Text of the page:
Carlton have been left reeling by a costly loss to St Kilda, compounded by injuries and a potential suspension to key players.
The Saints had to survive a determined Blues last-quarter onslaught to win 11.11 (77) to 9.14 (68) in front of a crowd of 34,054 at Etihad Stadium on Monday night.
Midfielder Jack Steven was superb for the winners, with 39 disposals, nine clearances and nine tackles, while skipper Nick Riewoldt (13 marks, three goals) continued his outstanding season and Nick Dal Santo (26 disposals) found some much-needed touch.
The Saints led by 35 points entering the last quarter, but Carlton, who had managed just four majors in the first three terms, kicked five in the first 18 minutes of the last quarter to close to within four points.
Three of those came to Lachie Henderson, who had spent much of the match struggling to contain Riewoldt before shifting forward.
But St Kilda’s Ahmed Saad sealed the win with a long-range snap early in time-on, which proved the last goal of the game.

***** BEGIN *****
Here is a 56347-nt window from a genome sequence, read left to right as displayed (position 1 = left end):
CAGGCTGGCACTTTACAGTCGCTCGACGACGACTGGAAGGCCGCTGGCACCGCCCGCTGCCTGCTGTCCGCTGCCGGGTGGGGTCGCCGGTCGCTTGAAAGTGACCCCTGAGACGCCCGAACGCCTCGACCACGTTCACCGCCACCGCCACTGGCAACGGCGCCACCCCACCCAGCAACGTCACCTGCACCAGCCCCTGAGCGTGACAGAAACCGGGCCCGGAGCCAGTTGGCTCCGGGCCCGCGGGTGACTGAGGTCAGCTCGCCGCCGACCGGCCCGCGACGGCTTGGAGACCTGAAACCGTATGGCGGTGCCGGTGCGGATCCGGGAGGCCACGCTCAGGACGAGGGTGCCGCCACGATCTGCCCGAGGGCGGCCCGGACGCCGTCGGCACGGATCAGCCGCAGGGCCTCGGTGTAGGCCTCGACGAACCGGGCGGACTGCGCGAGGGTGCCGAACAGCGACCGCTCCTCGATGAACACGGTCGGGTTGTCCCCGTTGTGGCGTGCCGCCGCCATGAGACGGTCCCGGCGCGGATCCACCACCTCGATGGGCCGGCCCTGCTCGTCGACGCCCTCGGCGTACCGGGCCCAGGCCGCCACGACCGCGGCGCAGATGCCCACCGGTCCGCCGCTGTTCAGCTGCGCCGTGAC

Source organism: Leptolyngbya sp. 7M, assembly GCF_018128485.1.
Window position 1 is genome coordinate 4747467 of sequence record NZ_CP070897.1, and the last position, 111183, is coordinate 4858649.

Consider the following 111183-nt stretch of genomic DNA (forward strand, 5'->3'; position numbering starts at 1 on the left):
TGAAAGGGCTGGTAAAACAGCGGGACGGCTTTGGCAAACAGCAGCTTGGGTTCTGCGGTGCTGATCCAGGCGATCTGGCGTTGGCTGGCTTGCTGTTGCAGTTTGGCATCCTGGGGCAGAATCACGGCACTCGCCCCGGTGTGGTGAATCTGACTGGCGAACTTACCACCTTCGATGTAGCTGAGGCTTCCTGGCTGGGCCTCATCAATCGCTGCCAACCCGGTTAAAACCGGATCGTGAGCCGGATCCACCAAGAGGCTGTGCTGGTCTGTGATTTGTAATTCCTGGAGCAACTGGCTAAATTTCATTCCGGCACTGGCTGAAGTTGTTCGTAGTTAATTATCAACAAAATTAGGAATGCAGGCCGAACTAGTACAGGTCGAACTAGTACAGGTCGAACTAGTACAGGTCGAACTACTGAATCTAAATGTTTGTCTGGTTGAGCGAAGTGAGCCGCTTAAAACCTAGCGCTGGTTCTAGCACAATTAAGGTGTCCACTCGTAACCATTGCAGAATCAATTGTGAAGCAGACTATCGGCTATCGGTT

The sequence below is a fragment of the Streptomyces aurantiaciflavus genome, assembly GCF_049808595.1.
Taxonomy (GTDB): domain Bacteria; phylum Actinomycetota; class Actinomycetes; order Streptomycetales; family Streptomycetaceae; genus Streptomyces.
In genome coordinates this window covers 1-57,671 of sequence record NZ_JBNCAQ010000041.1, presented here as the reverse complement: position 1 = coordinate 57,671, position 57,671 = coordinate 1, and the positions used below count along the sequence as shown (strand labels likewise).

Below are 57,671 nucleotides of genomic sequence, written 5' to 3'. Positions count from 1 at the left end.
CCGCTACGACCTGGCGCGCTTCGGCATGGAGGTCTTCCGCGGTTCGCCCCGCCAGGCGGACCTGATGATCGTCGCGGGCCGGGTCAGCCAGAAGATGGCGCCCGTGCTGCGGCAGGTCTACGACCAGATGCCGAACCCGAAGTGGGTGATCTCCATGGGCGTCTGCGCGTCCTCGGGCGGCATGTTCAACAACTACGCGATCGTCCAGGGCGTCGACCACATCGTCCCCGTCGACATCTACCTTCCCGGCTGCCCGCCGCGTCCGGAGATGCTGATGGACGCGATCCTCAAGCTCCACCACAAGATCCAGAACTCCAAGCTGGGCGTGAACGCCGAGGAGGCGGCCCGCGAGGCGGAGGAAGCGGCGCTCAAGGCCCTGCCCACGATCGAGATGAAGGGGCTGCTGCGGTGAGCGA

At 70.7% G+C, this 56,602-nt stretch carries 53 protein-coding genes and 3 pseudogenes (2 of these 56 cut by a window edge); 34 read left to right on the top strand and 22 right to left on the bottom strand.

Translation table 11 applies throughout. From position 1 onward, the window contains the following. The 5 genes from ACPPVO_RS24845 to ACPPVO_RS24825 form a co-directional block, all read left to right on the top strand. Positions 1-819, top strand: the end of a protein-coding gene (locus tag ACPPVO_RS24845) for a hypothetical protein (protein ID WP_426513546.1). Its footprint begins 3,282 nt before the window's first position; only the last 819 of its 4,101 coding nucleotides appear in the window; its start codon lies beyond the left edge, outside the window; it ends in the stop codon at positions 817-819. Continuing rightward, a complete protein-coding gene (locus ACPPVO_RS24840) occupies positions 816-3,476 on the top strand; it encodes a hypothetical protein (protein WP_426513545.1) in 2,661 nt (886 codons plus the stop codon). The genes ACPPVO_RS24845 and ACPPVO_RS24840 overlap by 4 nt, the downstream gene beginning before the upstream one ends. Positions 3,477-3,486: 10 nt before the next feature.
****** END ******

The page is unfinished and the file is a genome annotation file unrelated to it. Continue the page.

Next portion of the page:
It was just St Kilda’s second win of the season, their only previous victory having come against Greater Western Sydney.
The Blues took a heavy toll.
They lost Andrew Carrazzo pre-game, his late withdrawal meaning a second straight game missed with a calf complaint.
David Ellard was subbed off midway through the first term with what appeared to be a severe hamstring injury, the midfielder having to be carried off by trainers.
Chris Yarran went to the rooms with a hamstring injury soon after and did not return.
And key defender Michael Jamison injured a shoulder early in the match.
While he played on, he clearly struggled.
Adding to the damage, Eddie Betts faces trouble from the match review panel on Tuesday for a high bump on Saint Nathan Wright in the third term, which caused Wright to be subbed off.
Earlier, Carlton’s Andrew Walker kicked a five-bounce goal-of-the-year contender to give the Blues a seven-point lead 11 minutes in, but the Saints kicked eight of the next nine goals to take a 36-point lead by midway through the third term.